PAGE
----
An Art Fair's Singular Vision
On a windy March morning, a white moving van caked with dust and salt pulled up to an industrial block in Brooklyn. The artist Tim Okamura rubbed his eyes and took a deep breath. Along with his studio assistant whom he jokingly calls Bruce, Okamura began negotiating the turns from his garage-turned-studio through his bedroom and living room, out his front door and down the hallway and outside to the truck. Its owner and driver is a man who calls himself Einstein due to his thick white hair and matching mustache, features that give him a surprising resemblance to the famed scientist.
The transferring of work from the studio to the truck was Okamura's last step in his preparation for Volta NY, a contemporary art fair that requires each of the 86 participating galleries to select one artist and apply for consideration to a curatorial committee. The half-Japanese artist hadn't slept more than seven hours in three days as he put the final touches on the 12 pieces to be hung at the show which runs from March 3-6 in conjunction with the Armory Show and Pulse.
Founded in 2005, Volta is listed as a boutique fair that features solo projects, giving visitors the opportunity to learn more about a single artist through the breadth of work exhibited.
Okamura has been painting his vivid street scenes, larger scale works that combine loading docks with graffiti, portraits of African Americans with details of butterflies or birds, for the last 20 years. His work has been featured in films such as "The School of Rock" and "Unfaithful." Some of his celebrity clients include Uma Thurman, who he met on the set of "Prime," a film by "Boiler Room" director Ben Younger, Swiss Beatz and most recently John Mellencamp.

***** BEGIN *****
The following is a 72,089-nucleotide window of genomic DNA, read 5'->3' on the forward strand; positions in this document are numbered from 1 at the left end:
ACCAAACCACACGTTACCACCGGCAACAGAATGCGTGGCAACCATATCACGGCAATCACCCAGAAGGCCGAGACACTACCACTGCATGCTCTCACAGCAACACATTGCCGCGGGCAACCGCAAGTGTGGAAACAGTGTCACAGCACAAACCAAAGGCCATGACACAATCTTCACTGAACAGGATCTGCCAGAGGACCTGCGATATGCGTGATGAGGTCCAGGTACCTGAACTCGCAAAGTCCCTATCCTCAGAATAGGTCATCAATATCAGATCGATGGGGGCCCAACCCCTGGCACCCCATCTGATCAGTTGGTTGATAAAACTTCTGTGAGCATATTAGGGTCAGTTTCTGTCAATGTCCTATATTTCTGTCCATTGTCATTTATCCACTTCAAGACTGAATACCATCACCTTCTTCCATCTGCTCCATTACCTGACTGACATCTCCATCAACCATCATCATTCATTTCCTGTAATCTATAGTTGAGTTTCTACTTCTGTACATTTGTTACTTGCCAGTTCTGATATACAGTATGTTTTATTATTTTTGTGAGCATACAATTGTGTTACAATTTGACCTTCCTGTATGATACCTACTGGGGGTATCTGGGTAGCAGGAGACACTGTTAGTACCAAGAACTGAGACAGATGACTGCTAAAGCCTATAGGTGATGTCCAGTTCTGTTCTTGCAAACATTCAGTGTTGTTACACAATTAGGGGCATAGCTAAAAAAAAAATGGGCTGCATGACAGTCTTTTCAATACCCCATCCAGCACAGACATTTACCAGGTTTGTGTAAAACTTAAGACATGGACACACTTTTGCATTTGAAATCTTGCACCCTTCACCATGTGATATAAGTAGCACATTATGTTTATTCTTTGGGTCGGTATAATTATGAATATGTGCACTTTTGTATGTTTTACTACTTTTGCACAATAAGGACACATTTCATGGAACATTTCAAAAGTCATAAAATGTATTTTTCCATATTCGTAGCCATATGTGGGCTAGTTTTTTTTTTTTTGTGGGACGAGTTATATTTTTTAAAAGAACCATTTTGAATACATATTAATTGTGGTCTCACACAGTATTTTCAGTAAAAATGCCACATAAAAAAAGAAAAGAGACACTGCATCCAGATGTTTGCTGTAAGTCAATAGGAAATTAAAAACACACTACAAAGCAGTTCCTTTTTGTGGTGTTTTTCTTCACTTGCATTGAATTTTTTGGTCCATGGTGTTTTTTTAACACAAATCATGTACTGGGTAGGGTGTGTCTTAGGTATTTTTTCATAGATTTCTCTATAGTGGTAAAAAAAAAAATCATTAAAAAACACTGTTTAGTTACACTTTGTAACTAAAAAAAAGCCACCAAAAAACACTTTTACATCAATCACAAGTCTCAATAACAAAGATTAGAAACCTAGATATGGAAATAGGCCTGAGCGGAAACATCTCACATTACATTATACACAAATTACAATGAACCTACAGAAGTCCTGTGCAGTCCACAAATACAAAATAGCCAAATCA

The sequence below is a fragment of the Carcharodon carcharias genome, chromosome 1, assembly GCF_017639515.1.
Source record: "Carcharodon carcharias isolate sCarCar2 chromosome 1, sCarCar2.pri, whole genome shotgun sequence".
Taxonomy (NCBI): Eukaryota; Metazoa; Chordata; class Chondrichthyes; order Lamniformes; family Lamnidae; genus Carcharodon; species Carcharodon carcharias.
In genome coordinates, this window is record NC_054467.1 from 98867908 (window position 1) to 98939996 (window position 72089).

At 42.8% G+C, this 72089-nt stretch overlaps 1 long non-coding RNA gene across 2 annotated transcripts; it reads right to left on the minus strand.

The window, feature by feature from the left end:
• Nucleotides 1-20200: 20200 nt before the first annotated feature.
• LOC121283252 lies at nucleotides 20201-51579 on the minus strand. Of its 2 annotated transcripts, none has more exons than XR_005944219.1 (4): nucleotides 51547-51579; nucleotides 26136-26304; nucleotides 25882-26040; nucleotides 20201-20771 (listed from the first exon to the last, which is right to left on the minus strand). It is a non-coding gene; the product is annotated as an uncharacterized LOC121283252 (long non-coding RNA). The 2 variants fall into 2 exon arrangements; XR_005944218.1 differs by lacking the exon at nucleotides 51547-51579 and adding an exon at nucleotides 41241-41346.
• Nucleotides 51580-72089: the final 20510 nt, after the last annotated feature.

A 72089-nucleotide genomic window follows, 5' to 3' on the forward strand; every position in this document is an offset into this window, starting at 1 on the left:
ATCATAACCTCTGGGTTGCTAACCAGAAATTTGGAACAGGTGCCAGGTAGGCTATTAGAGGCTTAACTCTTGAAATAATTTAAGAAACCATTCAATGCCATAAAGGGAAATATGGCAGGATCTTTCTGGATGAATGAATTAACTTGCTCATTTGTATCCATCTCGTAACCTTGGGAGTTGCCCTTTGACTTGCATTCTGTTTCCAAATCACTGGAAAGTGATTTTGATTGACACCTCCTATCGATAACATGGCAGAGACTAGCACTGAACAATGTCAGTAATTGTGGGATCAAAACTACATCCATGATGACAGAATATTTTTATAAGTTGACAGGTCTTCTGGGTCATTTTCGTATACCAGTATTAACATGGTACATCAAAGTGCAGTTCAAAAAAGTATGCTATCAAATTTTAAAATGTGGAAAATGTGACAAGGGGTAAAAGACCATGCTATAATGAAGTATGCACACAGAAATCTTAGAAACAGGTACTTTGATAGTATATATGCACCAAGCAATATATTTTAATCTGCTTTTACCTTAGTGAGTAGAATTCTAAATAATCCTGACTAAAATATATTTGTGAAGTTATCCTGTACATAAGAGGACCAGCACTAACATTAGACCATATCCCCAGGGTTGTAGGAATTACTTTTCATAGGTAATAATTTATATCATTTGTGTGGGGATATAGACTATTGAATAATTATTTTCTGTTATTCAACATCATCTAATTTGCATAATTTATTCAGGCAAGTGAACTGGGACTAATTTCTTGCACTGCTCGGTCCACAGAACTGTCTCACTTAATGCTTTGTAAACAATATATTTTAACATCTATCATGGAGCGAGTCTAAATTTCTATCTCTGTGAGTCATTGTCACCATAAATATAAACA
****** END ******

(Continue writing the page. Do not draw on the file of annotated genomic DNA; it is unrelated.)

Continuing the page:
Mentally and physically exhausted, Okamura continued to work, touching up the highlights in a denim jacket while talking about the portrait Mellencamp commissioned of his two sons. He's accustomed to managing high- profile clients, something which harks back to his Canadian roots and the hip-hop radio show he hosted in Calgary. With such guests as Ice T and Will Smith, Okamura learned long ago that they were "just people too," the artist said.
His studio, which is accessible only through his bedroom, is packed with canvases four deep, and every bit of wall is covered with canvases, some taped to the wall, others stretched and hung. The canvases run parallel to the ceiling as the studio's floor slopes down, disorienting everyone but Okamura, who's spent four years in the space and says he hardly notices it. Two guitars sit on the floor next to a couch, leaning against a military green filing cabinet holding a TV. There's dry paint everywhere.
Okamura, a lanky man with thick fingers and tattooed arms, is nervous about showing at Volta despite having a piece purchased at Pulse Miami that's waiting to be shipped to Jordan.
"I'm a little nervous, Volta is different than other art shows," Okamura said, referring to the fact that his pieces are the only ones Lyons Wier Gallery will be showing. "I don't like getting paintings back," he added, referring to work that returns to him unsold.
Exhaustion has overcome nerves as Einstein finishes loading the last pieces onto the truck. Okamura, with an ever-pleasant demeanor, shrugs off his puffy black jacket closing his eyes for just a moment before he returns to the studio to quickly straighten up, turn off the lights and head to his long-awaited bed.
Tim Okamura is currently showing with Lyons Wier Gallery, New York